For Serena Dugan, creativity is all about self-expression. “It’s about figuring out what I have to say and translating what’s inside, or my unique point of view, into something visual,” the Sausalito, California, designer—and co-founder of Serena & Lily—tells Business of Home. “My mission is to continually push my creative edges to create a representation of that internal landscape. It’s less about presentation than it is about self-discovery.”
Dugan spent most of her life believing she would be a therapist. After earning a bachelor’s degree in psychology at Wake Forest University in North Carolina, she decided to take a year off before applying to graduate school and began painting in her downtime. “I went back to school and focused on painting, initially attending the Metropolitan State [University] of Denver—where I could take art classes after work—and later at Lorenzo de’ Medici at the Italian International Institute in Florence, Italy.”
She spent the next several years working as a decorative painter, freehand painting original patterns into interior spaces that paid homage to the centuries-old art adorning Italian palazzos and churches. “I decided I wanted to translate these original patterns on to fabric and went back to school to study textile design at the San Francisco Art Institute and Berkeley College,” she says. “After learning just enough, I taught myself how to block-print and created my first line of fabrics that sold through stores and designers throughout California.”
In 2003, she launched Serena & Lily with co-founder Lily Kanter and spent the next decade and a half building the company—“brick by brick,” as she describes it—-into a big-name furniture and decor brand. “It was an incredible ride and learning experience, but as it grew, it became less of a creative endeavor and more of a business endeavor,” she says.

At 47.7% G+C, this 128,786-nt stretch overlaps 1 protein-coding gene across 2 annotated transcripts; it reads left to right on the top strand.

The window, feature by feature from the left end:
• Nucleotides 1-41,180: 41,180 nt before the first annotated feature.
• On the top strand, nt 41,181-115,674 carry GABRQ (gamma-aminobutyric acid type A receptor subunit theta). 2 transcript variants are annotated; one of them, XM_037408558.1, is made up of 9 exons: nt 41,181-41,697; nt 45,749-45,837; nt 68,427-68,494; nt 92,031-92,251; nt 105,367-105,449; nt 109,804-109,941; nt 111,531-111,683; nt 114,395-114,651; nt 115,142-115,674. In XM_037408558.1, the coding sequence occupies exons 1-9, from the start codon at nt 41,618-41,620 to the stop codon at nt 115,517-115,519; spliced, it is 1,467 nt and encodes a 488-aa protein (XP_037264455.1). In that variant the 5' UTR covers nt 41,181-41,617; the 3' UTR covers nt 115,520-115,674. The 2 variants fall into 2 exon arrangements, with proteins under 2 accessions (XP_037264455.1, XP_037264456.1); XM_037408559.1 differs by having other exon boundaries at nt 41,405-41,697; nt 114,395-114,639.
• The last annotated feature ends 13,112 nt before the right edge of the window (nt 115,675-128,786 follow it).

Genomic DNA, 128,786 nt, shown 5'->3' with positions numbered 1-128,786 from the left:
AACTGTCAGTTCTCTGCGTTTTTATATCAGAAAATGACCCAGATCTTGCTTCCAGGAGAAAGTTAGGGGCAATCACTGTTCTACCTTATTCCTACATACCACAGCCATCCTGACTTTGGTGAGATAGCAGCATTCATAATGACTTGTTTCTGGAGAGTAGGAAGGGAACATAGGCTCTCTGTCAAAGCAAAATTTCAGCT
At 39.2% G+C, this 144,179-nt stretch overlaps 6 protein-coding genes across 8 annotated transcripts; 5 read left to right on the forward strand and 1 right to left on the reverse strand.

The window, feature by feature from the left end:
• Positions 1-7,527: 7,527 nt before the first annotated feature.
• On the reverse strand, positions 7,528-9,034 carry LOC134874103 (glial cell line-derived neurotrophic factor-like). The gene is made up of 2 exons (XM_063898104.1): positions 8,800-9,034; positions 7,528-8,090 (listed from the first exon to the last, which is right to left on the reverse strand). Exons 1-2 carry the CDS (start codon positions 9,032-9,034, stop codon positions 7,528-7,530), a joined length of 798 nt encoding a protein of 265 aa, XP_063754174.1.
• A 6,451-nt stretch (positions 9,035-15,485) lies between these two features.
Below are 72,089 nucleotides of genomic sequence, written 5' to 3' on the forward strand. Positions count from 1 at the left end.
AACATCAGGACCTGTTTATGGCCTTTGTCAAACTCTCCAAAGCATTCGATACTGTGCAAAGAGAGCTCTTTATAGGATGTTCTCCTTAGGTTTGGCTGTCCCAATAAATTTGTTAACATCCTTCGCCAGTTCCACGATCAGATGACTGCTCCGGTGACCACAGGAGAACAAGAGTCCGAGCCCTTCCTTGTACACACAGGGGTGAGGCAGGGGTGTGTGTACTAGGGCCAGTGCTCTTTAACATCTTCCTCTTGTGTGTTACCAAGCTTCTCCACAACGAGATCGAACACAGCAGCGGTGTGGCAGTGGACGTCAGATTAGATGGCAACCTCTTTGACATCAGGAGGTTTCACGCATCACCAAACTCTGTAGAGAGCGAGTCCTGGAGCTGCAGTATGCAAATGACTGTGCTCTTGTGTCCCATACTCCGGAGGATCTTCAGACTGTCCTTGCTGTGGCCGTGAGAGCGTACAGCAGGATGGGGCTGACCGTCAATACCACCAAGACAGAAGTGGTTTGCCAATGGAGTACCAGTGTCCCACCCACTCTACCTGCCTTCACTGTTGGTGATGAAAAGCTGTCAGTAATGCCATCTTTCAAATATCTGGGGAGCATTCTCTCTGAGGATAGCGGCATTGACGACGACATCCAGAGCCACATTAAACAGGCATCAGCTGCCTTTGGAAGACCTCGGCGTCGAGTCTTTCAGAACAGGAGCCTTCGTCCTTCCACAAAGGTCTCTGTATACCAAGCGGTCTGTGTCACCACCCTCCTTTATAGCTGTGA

In 2017, she left Serena & Lily and debuted her namesake studio with a collection of 13 hand-block-printed fabric patterns and seven wallpaper designs, including Condesa and Capretto, in multiple colorways. “I wanted to capture a breezy, celebratory, jet-set-in-the-1950s spirit, and designed original patterns to support this vision and storyline,” she says of her inaugural launch.
The bulk of Dugan’s designs begins as sketches, which she translates into gouache-painted motifs before transforming them into a digital pattern. “Much of my pattern work happens in Photoshop, where I’m able to play with repeat spacing, layering and scaling,” she explains. “Sampling and experimenting are essential parts of a successful pattern for me, and I give myself loads of time to play with elements to create the most rhythmic print.”
Once she’s settled on a pattern, the design is either hand-screen-printed or block-printed—where each color within a single repeat is carved into an individual block that gets stamped on to the fabric—on to linen, cotton or solution-dyed acrylic performance fabrics, or digitally printed on grasscloth or a paperweave substrate for wallcoverings. “I believe what makes each pattern unique isn’t the printing method or the materials, but the design itself,” she says. “I see original textile patterns as art, and they’re one of my two art forms, along with painting.”
Last winter, she released a rug collection in partnership with Erik Lindström inspired by her original artwork, and she has plans to unveil a new collab with Clé Tile this fall. “Collaborations are a fun and exciting way to expand and challenge my viewpoint,” she says.
She’s also currently hard at work on a new textile collection inspired by the house she’s remodeling on Shelter Island in New York. “I’ve resolved to only use my fabrics and wallpapers, along with vintage fabrics that I’ve collected through the years, in the home,” she says. “I’m finding holes in my offerings based on what I’m needing and don’t have represented in the line, either in terms of color palette or pattern, or scale.”
Looking ahead, she says she hopes to keep collaborating with other brands, while crafting fresh collections that reflect her evolving artistry and worldview. “I’m careful not to set future goals that are too far down the line,” she says. “As they say, that closes you [off from] kismet—and I’d rather stay open to the twists and turns that are put on my path.”